grand-tour-best-lead-pic-large_transd9kso9-yb802o0lbv_0sqdhknhrdhim9eyrn5iivd44The first episode of The Grand Tour, Jeremy Clarkson’s first TV series since exiting Top Gear, has been given rave reviews by critics.

The show launched on the Amazon Prime streaming service on Thursday evening.

It is the first programme to be fronted by Clarkson, Richard Hammond and James May since they parted company with the BBC last year.

Writing in The Evening Standard, Ben Travis described it as a “stunningly beautiful show”.

“If The Grand Tour is basically Top Gear with a nitros boost of Amazon finances, the difference is immediately apparent,” he said.

“Those who have never counted themselves as Jeremy Clarkson fans aren’t exactly going to be won over here – but episode one is a confident opener that leaves the BBC’s attempted Top Gear revival in the dust.”



Filmic is the word that sprang to my mind when watching the Grand Tour.

The scale of the production, the quality of the cameras, the epic sweeping shots and the pastiches of old movies – it seemed the show was aimed at the big screen, not the telly. Or a mobile phone, which is how I imagine a lot of people will view it.

It opens with a scene so over-the-top and opulent you’d think that the Prince Regent was behind the camera. Think Mad Max meets Easy Rider as we see the three presenters drive across the Californian desert, making their way through a sea of cars all barrelling along to a massive stage that has risen from the sand like a pyramid.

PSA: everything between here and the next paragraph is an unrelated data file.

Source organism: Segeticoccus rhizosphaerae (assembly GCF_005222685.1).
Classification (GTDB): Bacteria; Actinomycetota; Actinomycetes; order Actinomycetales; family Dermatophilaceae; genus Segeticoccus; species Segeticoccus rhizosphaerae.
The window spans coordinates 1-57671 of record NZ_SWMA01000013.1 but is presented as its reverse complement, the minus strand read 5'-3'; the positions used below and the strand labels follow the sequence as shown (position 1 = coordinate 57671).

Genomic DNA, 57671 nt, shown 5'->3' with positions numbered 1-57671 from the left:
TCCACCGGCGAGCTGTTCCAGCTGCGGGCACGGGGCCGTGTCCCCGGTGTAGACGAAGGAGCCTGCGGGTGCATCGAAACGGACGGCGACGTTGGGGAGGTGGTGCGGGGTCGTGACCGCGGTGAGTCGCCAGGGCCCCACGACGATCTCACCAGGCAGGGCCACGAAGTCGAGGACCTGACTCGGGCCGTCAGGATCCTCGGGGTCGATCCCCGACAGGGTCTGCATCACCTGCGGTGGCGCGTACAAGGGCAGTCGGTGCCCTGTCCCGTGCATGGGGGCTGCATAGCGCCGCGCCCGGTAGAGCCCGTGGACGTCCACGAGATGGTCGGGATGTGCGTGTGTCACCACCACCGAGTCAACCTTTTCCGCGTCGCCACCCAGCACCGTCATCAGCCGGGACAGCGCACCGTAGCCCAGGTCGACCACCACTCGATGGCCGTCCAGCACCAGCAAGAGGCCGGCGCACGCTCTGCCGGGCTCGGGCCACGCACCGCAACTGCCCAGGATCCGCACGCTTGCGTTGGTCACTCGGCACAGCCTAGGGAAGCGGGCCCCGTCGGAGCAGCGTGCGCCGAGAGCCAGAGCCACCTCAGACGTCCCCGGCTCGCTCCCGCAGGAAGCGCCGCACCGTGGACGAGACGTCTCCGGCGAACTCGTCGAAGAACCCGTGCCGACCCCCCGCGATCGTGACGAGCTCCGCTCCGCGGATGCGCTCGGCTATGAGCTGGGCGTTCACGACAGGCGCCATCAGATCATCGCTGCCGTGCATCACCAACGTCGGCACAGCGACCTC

Maybe the small screen is too small for Clarkson, Hammond and May, and their next step should be away from the internet and into the cinema.

The first series of The Grand Tour will consist of 12 hour-long episodes – with one being made available each week.

A total of 36 episodes across three years have been commissioned by Amazon.

Currently, only fans in the UK, America, Germany and Japan are able to watch the first episode, but the company has announced it will be launching the show globally in December.

The new series does not include features such as “star in a reasonably-priced car” or The Stig – as those belong to the BBC’s Top Gear format.

Matt LeBlanc and Chris Evans took over presenting duties on Top Gear after Clarkson, Hammond and May’s departure, although Evans left the show after one series.

Clarkson has previously said of the new show: “I think programme one will be all right. I’d be extremely surprised if that was poorly reviewed.”

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